land for appointing General Casey chief of
the engineer corps, and then blame tho
Democratic House of Representatives for
the legislation that made it possible for
him to ignore American industries in this
way. Tho fond brickbat, argument turns
out to be a brickbat boomerang.
It will probably be a surprise to many to
learn that at Charleston. S. C, the aft of
miniature portrait painting is practiced
with very happy results by ladies. The
city, in fact, enjoys a distinction for this
art over all other American communities.
It is an inheritance, or a belonging, rather,
which has been noted as peculiarly Charles
ton's for more than a hundred years. Tho
Magazine of Art traces the history of tho
culture there since tho days of Thomas
Coran, an Englishman, who came to this
country in early youth and was in his man
hoc l identified with Charleston. Edward
G. Malbone, his friend Washington Allston,
Andrew Robertson, a Scotchman, aud
Charles Frazer are named as tho promoters
iu that citv of a school of miniature paint
ing, whoso best exemplars are found among
the ladies. The Magazine of Art declares
that their work there is of superior quality
,j i n i
- peat Thy
lUb?,.. - HastDu mich
-i 1 y
nUMOR OF THE BAY.
A Misunderstood Exclamation.
Gentle Applicant I read your, advertise
ment for a governess, and I nave called tc
see about it.
Professor Von Grentz SoT
Gentle Applicant Yes, a little, and I'm a
daisy knitter, besides.
An Equivocal Compliment.
Biggs Did you notice, Driggs, what th
Howler said of my last speech?
Driggs No; what was it?
Why, that in it I showed myself a Sam
son of debate."
"H-m-m. I see, Samson was the fellow
who slew his enemies with the jaw-bone of
Mr. Beacon (from Connecticut) I came to
your hotel because you advertised "home
Clerk Yes, sir, I hope you found them.
Mr. Beacon No, young man, I did not.
When I asked the waiter at breakfast fci
some pie he said it wasn't on the bill of
A Carpenter's Need. j
"What's the matter with you, my friend!"
said a doctor as he paused where a carpenter
was at work. "Yon don't seem well.
"I ain't enjoying tho best of health; but
that ain't what's the matter with me to
day." 'Perhaps yon need a change of scone."
"No; what I need just now is a change of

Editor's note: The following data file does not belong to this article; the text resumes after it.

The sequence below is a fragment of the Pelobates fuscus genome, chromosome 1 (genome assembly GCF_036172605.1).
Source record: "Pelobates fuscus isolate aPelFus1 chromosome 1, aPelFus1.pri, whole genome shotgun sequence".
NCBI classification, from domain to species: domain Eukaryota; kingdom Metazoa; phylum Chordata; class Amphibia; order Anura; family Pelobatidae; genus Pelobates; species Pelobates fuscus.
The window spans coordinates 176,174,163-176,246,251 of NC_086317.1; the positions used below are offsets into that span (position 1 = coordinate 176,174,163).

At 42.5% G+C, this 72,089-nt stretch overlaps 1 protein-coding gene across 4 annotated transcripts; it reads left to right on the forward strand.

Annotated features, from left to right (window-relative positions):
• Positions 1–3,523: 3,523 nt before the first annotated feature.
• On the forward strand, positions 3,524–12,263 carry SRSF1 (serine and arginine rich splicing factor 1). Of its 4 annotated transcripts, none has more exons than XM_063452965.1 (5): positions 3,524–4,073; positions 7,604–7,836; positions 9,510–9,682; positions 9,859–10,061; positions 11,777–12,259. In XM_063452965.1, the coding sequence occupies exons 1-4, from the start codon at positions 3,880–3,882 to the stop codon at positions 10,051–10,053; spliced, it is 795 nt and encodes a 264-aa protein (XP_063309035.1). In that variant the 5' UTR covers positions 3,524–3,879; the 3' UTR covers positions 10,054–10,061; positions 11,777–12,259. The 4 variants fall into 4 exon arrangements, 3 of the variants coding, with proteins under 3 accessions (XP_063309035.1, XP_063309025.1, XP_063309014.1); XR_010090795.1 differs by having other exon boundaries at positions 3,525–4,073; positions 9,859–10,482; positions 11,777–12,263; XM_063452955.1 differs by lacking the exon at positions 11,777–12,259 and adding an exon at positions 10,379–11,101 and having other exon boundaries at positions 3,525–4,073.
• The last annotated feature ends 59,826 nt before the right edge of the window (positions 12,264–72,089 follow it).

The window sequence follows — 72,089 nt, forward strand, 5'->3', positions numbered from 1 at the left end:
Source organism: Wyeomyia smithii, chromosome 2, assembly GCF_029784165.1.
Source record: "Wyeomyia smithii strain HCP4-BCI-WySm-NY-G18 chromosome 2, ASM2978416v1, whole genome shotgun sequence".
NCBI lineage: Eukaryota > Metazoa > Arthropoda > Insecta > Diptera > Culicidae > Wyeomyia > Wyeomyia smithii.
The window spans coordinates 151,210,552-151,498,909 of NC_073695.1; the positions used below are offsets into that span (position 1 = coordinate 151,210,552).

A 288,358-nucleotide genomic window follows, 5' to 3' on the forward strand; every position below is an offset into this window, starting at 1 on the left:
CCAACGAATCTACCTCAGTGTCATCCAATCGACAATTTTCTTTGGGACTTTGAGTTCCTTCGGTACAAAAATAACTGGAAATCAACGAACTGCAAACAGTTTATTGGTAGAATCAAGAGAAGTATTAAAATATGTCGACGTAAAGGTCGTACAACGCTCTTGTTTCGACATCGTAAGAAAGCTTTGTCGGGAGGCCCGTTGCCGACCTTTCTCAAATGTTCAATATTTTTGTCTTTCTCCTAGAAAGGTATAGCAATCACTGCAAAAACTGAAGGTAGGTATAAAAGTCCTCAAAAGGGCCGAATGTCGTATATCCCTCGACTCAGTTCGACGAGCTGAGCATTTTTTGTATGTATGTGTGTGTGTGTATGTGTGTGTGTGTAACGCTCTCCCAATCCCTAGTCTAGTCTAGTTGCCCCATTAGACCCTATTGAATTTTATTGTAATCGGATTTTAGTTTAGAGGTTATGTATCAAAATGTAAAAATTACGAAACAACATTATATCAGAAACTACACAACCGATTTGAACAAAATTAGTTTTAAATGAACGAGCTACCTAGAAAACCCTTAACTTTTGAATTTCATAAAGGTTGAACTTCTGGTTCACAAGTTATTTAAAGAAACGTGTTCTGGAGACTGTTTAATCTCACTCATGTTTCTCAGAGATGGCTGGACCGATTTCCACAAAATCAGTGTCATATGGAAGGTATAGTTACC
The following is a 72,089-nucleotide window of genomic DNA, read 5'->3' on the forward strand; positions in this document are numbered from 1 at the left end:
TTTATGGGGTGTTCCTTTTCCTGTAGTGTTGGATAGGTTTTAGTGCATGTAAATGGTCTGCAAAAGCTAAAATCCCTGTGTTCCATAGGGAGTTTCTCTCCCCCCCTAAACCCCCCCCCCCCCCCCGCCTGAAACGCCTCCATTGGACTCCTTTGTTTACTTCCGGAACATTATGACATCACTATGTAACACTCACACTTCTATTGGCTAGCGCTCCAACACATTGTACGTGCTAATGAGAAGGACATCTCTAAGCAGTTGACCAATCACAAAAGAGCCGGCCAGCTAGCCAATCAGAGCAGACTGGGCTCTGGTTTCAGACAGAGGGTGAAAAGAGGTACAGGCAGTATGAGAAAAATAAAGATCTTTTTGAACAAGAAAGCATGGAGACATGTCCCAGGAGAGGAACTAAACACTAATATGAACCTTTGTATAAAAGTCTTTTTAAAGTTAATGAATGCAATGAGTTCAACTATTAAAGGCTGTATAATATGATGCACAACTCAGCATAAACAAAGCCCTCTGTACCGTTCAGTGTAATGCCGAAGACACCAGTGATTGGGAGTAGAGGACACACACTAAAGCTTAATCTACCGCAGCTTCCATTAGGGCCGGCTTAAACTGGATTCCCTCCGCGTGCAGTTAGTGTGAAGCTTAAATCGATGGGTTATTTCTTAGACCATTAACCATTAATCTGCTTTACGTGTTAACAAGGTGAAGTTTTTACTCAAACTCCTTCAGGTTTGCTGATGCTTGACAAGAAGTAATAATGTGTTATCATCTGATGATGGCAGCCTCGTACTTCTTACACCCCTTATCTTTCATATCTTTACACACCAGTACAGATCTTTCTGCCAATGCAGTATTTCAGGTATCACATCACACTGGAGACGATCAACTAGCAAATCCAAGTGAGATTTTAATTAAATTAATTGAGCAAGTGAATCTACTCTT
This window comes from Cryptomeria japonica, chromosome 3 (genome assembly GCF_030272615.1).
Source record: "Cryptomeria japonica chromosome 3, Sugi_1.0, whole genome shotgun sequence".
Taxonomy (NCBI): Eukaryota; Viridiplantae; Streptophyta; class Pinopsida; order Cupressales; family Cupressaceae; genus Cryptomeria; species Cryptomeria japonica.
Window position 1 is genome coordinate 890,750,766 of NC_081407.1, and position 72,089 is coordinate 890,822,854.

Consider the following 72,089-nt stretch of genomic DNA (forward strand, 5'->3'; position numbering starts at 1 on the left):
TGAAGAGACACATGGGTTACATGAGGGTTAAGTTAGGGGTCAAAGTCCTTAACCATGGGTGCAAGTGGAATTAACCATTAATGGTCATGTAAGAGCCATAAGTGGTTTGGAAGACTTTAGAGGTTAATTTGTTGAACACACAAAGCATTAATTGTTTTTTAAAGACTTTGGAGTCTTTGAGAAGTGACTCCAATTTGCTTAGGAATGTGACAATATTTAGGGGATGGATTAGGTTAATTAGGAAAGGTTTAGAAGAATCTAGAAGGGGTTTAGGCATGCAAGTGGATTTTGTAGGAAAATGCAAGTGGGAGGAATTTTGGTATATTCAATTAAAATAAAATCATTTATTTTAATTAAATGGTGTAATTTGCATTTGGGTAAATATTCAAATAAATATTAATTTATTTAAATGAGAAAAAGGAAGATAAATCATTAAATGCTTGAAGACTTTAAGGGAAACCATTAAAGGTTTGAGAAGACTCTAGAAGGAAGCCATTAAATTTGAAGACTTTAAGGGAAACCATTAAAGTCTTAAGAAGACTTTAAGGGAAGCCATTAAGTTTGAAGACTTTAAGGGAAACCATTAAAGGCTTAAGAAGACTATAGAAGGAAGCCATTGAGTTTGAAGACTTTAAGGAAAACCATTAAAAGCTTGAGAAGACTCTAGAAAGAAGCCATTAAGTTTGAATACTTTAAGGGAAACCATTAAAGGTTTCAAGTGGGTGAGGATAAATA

Hie Inquiries Had a Purpose.
"Johnny," said tho farmer to a lad who
had arrived w ith the summer hoarders, and
who was watching him turn the grindstone,
"Kin ye read?"
"Well, spoee ye jest spell me a little while
at this grin' stone till I go and feed the
Inventor Eureka! Euro
Kansas Rustler What airyou Eureicria'
Inventor I have just completed my du
plex indicator, a little instrument that will
inform its possessor of the approach of a
"Rustler Wal, you'vo wasted your time.
Nohod3'll buy. What we want yero is a
indicator that'll inform its possessor of the
approach of a eastern capitalist toon's he
?;ets across the county line, an' givo the
tiler with the indicator timo to grab up
his corner lot deeds, an' git to the capital
ist 'fore anybody else knows he's comin'
Change as an Appetizer.
Mrs. Brown Is this hotel on the Euro
Mr. Brown (In preoccupied tones from
behind his paper). Yes, my dear, j
Mrs. B. 1 am not feeling hungry this '
morning. I think I'll merely tako some cof
,fce and rolls.
Mr. B. (La3'ing aside paper) What were
you asking me, dear? On tho European
plan? No; it is not.
Mrs, B. (to waiter) You may bring mo
an omelette, some had, mutton-chops, with
a bit of bacon, baked potatoes, rolls, and
cofieo, and afterward tome griddle-cakcs
An Imaginary Tragedy.
South Bend Tribuno.
A nccro was lynched in Kosciusko county the
other nlcht for un assault on a white woman.
Kosciusko county is not in Mississippi or South
Carolina, It is one of the "bauner" Republican
counties of Indiana. Indianapolis 6eutiueL
It is stated upon excellent Democratic
authority from Kosciusko county that the
assault and lynching episode referred to by
the Sentinel never occurred, and is wholly
an imaginary tragedy, consequently the
only truth contained in tho itenTis the
superiluous information concerning the
geographical location of Kosciusko countv.
which it says "is not in Mississippi Or
South Carolina," (for which the people of
Kosciusko comity should bo truly grate
ful.) and tho further assertion that "it is
the banner Republican county of Indiana."
This is also probably true, as any on could
ascertain by referring to Prestdeut Harri
son's vote there in 'S8. and of which we sup
pose the majority of its citizens are juatl;